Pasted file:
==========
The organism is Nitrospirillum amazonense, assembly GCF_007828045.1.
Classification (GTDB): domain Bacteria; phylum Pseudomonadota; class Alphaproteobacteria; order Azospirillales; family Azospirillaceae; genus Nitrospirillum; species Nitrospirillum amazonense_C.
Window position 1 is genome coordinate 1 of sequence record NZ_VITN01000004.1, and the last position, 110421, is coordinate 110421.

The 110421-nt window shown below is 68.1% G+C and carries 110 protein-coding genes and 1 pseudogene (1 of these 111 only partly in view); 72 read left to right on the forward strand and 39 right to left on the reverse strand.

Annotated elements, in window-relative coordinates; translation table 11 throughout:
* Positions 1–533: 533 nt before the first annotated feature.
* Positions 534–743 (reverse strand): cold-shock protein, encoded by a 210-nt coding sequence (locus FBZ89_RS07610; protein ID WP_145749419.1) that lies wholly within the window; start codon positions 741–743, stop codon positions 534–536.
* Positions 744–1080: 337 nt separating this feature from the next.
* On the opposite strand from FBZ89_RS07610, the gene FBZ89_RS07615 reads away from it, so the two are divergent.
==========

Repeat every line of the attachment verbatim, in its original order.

The organism is Nitrospirillum amazonense, assembly GCF_007828045.1.
Classification (GTDB): domain Bacteria; phylum Pseudomonadota; class Alphaproteobacteria; order Azospirillales; family Azospirillaceae; genus Nitrospirillum; species Nitrospirillum amazonense_C.
Window position 1 is genome coordinate 1 of sequence record NZ_VITN01000004.1, and the last position, 110421, is coordinate 110421.

The 110421-nt window shown below is 68.1% G+C and carries 110 protein-coding genes and 1 pseudogene (1 of these 111 only partly in view); 72 read left to right on the forward strand and 39 right to left on the reverse strand.

Annotated elements, in window-relative coordinates; translation table 11 throughout:
* Positions 1–533: 533 nt before the first annotated feature.
* Positions 534–743 (reverse strand): cold-shock protein, encoded by a 210-nt coding sequence (locus FBZ89_RS07610; protein ID WP_145749419.1) that lies wholly within the window; start codon positions 741–743, stop codon positions 534–536.
* Positions 744–1080: 337 nt separating this feature from the next.
* On the opposite strand from FBZ89_RS07610, the gene FBZ89_RS07615 reads away from it, so the two are divergent.